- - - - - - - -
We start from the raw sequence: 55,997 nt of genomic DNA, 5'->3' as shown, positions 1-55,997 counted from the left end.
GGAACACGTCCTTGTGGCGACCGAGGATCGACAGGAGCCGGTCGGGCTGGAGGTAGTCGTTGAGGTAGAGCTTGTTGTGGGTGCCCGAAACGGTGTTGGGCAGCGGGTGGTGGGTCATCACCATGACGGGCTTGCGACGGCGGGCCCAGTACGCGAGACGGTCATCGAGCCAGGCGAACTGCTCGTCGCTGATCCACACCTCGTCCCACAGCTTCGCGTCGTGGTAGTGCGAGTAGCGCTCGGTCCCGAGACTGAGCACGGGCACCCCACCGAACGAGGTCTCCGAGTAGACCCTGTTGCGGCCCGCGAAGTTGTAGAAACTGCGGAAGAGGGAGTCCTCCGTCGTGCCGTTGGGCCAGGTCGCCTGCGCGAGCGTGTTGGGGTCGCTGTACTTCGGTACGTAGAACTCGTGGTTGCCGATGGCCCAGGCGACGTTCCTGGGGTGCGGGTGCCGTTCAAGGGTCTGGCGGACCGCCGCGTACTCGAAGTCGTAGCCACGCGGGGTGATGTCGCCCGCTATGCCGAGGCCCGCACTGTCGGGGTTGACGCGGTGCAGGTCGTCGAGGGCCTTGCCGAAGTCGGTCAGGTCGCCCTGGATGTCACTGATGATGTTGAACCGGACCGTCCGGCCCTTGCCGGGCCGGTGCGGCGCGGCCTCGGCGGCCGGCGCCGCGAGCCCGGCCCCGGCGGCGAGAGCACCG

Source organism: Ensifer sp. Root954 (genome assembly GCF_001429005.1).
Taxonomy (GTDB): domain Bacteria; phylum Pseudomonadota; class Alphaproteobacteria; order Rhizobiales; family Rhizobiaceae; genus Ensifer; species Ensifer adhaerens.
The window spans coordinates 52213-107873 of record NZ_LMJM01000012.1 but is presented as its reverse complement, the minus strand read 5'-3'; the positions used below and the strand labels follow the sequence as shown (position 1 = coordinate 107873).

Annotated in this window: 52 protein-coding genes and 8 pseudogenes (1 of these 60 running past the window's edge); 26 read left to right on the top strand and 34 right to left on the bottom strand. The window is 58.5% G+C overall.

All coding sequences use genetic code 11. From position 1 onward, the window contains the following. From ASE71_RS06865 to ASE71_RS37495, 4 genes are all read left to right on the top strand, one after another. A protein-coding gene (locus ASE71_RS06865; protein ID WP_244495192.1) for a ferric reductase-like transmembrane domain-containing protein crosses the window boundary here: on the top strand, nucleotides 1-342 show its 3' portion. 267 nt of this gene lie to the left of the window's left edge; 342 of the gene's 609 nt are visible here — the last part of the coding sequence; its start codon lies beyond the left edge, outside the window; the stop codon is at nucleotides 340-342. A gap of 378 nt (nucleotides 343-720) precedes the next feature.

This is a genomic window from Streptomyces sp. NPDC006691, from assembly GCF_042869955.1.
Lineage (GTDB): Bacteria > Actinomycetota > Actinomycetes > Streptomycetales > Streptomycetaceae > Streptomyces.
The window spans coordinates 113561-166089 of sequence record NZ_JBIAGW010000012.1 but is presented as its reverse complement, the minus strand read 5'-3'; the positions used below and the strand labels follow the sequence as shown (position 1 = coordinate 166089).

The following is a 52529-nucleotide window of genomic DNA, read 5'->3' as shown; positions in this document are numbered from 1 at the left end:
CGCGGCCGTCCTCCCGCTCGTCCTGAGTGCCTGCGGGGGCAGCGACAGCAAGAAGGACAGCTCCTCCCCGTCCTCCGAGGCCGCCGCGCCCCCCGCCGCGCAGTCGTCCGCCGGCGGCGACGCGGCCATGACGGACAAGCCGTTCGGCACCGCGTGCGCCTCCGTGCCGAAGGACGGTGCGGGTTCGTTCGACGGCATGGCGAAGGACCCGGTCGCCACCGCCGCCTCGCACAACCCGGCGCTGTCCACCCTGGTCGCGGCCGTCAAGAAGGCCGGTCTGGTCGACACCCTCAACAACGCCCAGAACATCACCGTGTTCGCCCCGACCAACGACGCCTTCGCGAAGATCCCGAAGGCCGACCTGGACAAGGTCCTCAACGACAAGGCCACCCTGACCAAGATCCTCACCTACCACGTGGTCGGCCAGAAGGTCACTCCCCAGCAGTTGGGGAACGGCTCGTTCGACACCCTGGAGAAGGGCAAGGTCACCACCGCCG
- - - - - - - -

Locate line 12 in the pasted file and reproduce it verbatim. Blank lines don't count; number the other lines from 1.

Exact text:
CGCGGCCGTCCTCCCGCTCGTCCTGAGTGCCTGCGGGGGCAGCGACAGCAAGAAGGACAGCTCCTCCCCGTCCTCCGAGGCCGCCGCGCCCCCCGCCGCGCAGTCGTCCGCCGGCGGCGACGCGGCCATGACGGACAAGCCGTTCGGCACCGCGTGCGCCTCCGTGCCGAAGGACGGTGCGGGTTCGTTCGACGGCATGGCGAAGGACCCGGTCGCCACCGCCGCCTCGCACAACCCGGCGCTGTCCACCCTGGTCGCGGCCGTCAAGAAGGCCGGTCTGGTCGACACCCTCAACAACGCCCAGAACATCACCGTGTTCGCCCCGACCAACGACGCCTTCGCGAAGATCCCGAAGGCCGACCTGGACAAGGTCCTCAACGACAAGGCCACCCTGACCAAGATCCTCACCTACCACGTGGTCGGCCAGAAGGTCACTCCCCAGCAGTTGGGGAACGGCTCGTTCGACACCCTGGAGAAGGGCAAGGTCACCACCGCCG